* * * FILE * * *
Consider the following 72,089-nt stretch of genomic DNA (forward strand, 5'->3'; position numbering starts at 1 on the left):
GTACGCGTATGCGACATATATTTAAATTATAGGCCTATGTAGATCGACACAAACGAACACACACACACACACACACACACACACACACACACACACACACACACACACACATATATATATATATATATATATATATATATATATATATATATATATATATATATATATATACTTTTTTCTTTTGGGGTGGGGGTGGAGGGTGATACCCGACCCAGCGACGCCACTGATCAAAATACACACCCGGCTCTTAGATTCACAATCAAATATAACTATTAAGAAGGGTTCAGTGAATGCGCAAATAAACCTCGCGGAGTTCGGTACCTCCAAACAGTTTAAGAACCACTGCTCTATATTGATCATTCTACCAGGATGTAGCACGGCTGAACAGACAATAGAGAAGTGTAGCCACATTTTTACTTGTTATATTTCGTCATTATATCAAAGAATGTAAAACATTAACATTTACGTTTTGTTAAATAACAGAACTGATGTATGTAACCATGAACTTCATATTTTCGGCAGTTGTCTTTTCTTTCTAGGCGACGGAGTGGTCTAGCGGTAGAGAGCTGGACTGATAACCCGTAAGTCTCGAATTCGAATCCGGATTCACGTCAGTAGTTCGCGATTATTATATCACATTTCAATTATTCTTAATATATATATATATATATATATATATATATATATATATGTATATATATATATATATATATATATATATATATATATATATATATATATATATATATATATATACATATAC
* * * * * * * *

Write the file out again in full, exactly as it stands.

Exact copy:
Consider the following 72,089-nt stretch of genomic DNA (forward strand, 5'->3'; position numbering starts at 1 on the left):
GTACGCGTATGCGACATATATTTAAATTATAGGCCTATGTAGATCGACACAAACGAACACACACACACACACACACACACACACACACACACACACACACACACACACACATATATATATATATATATATATATATATATATATATATATATATATATATATATATATATACTTTTTTCTTTTGGGGTGGGGGTGGAGGGTGATACCCGACCCAGCGACGCCACTGATCAAAATACACACCCGGCTCTTAGATTCACAATCAAATATAACTATTAAGAAGGGTTCAGTGAATGCGCAAATAAACCTCGCGGAGTTCGGTACCTCCAAACAGTTTAAGAACCACTGCTCTATATTGATCATTCTACCAGGATGTAGCACGGCTGAACAGACAATAGAGAAGTGTAGCCACATTTTTACTTGTTATATTTCGTCATTATATCAAAGAATGTAAAACATTAACATTTACGTTTTGTTAAATAACAGAACTGATGTATGTAACCATGAACTTCATATTTTCGGCAGTTGTCTTTTCTTTCTAGGCGACGGAGTGGTCTAGCGGTAGAGAGCTGGACTGATAACCCGTAAGTCTCGAATTCGAATCCGGATTCACGTCAGTAGTTCGCGATTATTATATCACATTTCAATTATTCTTAATATATATATATATATATATATATATATATATATATATGTATATATATATATATATATATATATATATATATATATATATATATATATATATATATATATATACATATAC